Australia has only tried but not in the same way France’s health minister has. Australia, back in 2010, had only suggested a voluntary “code of conduct” in the fashion industry to refrain from retouching photos. A far cry from the achievement that France can boast about today. How shameful it is that a progressive country like ours, compels 75% of women to feel ‘unattractive’, ‘ugly’ or ‘too fat’. Not only are we behind in technological advances and educational-revamping but we are now, falling behind in being socially responsible. It is not enough Australia, and guess who is paying for the short-comings of our health minister; you guessed it – every single one of us.

Body Evolution: Model Before and After Photoshop

Here is a hypothetical scenario:

What would happen if Australia also enforced a law like this?

We would soon then see that all advertisement campaigns, celebrity social media accounts and digital media to be covered with red flags labelled “retouched photo”. I wonder how much liberation there will be when that happens. We are already living a post-body mindset era, where plus-size models like Ashley Graham and Iskra are seen on runways that originally saw 0 sized models. It is time that Australia caught up.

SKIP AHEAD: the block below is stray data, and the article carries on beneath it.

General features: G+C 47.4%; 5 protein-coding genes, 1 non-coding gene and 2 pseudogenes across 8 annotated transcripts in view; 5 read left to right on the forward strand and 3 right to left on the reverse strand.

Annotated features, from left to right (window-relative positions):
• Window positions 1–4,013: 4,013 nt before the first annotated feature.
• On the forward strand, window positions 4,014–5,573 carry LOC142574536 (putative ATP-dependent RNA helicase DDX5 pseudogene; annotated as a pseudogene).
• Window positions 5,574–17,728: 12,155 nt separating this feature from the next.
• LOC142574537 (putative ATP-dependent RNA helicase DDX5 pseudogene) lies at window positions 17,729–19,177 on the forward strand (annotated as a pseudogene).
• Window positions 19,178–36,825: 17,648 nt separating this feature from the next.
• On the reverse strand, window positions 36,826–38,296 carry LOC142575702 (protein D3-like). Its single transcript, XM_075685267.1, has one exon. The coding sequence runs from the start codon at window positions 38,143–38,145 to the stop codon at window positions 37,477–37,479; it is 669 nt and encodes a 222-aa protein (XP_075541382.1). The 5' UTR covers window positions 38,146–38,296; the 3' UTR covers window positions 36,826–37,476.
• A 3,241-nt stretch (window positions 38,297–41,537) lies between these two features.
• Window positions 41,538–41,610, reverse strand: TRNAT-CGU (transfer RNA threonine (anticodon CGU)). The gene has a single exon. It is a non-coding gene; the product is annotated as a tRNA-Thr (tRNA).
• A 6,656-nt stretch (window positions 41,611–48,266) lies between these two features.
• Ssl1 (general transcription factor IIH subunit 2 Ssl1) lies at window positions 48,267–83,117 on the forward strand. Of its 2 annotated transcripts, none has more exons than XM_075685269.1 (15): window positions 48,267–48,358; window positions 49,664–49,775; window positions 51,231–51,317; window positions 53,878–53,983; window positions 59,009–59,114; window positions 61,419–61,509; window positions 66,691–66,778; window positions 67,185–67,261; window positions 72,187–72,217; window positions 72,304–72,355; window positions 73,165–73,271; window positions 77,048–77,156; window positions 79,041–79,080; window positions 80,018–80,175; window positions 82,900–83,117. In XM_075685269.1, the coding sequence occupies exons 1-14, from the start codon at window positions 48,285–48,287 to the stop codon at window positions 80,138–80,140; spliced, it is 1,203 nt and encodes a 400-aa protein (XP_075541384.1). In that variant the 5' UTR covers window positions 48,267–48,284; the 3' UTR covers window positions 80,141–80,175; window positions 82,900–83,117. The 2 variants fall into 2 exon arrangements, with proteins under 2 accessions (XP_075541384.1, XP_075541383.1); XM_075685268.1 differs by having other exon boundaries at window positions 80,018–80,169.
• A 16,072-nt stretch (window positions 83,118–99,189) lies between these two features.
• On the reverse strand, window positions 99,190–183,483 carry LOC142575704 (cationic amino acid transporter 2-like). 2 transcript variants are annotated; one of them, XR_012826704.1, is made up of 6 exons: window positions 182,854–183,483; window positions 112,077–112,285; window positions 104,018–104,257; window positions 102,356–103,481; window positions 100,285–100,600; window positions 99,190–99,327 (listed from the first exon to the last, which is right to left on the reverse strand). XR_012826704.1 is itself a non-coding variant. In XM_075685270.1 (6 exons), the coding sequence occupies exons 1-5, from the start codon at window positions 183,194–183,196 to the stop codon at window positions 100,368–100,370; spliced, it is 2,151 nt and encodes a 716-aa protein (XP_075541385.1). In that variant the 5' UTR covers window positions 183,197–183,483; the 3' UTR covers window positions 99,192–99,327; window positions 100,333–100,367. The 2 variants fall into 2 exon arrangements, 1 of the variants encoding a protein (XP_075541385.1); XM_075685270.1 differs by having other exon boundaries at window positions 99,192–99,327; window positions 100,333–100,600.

The pinnacle Question

But again we are here to discuss the effects of such legislation on our practices as digital marketers. Which industries would be heavily affected by this change besides the fashion industry and what kind of marketing implications would we need to consider before posting a photo of our products online?

One of my many answers to this question: FOOD. The number of times I have gone to buy food from somewhere and it looks nothing like the advertisement or menu item that I saw. Looking at you McDonalds, Hungry Jacks and KFC.

Snapchat’s Potential: Revisited